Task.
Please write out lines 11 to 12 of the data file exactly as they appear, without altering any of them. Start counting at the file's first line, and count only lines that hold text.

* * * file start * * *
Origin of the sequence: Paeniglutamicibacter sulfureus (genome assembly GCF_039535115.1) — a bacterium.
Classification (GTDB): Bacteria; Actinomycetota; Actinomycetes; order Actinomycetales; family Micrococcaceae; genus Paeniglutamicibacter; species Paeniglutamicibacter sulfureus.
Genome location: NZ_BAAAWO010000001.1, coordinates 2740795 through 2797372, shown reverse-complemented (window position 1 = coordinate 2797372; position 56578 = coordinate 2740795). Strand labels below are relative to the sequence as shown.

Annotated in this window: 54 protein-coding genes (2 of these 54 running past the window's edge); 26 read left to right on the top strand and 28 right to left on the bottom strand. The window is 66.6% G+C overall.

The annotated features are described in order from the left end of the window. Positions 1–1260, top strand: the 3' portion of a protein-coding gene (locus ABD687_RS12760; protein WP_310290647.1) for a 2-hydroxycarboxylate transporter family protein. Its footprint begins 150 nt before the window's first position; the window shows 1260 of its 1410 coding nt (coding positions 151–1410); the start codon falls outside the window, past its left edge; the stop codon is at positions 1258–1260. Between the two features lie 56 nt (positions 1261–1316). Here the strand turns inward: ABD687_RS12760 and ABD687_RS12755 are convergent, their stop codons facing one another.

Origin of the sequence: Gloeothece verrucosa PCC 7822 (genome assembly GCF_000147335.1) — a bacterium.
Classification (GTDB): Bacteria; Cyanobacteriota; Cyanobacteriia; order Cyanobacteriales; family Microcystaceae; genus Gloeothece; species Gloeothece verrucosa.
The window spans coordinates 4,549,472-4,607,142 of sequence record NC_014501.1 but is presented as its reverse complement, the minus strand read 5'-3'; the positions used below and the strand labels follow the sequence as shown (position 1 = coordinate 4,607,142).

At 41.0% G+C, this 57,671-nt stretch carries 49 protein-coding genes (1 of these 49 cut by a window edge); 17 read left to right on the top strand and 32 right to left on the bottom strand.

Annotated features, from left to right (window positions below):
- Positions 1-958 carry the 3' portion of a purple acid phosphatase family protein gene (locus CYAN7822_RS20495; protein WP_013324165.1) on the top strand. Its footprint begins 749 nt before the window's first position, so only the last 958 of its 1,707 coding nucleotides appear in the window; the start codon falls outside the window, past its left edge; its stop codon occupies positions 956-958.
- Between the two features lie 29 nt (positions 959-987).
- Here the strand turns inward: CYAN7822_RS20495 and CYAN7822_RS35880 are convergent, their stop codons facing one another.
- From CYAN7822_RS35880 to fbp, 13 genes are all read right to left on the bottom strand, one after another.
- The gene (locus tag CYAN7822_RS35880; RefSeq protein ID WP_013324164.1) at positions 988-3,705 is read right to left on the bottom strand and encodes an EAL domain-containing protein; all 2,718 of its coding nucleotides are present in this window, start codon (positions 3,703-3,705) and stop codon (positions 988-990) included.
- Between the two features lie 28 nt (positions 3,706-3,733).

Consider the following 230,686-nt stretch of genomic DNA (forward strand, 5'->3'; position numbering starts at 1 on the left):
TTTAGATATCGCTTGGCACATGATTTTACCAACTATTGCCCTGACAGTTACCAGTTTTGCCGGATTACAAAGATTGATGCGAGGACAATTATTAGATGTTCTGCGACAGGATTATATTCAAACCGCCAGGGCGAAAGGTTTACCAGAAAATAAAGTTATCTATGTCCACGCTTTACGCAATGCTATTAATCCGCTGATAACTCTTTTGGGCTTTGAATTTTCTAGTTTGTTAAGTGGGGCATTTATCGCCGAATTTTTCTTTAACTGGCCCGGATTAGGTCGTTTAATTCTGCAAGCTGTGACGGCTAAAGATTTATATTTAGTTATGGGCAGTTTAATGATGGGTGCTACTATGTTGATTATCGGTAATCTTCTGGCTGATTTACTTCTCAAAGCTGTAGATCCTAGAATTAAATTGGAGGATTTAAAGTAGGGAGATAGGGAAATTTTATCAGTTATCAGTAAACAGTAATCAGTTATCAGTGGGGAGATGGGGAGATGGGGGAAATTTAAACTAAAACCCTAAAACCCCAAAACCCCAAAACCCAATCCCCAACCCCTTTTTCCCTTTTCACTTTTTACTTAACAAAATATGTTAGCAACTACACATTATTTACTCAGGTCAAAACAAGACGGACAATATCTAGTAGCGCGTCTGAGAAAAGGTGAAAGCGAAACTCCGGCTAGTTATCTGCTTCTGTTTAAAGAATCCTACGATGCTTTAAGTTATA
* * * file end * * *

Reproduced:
- Positions 1-958 carry the 3' portion of a purple acid phosphatase family protein gene (locus CYAN7822_RS20495; protein WP_013324165.1) on the top strand. Its footprint begins 749 nt before the window's first position, so only the last 958 of its 1,707 coding nucleotides appear in the window; the start codon falls outside the window, past its left edge; its stop codon occupies positions 956-958.
- Between the two features lie 29 nt (positions 959-987).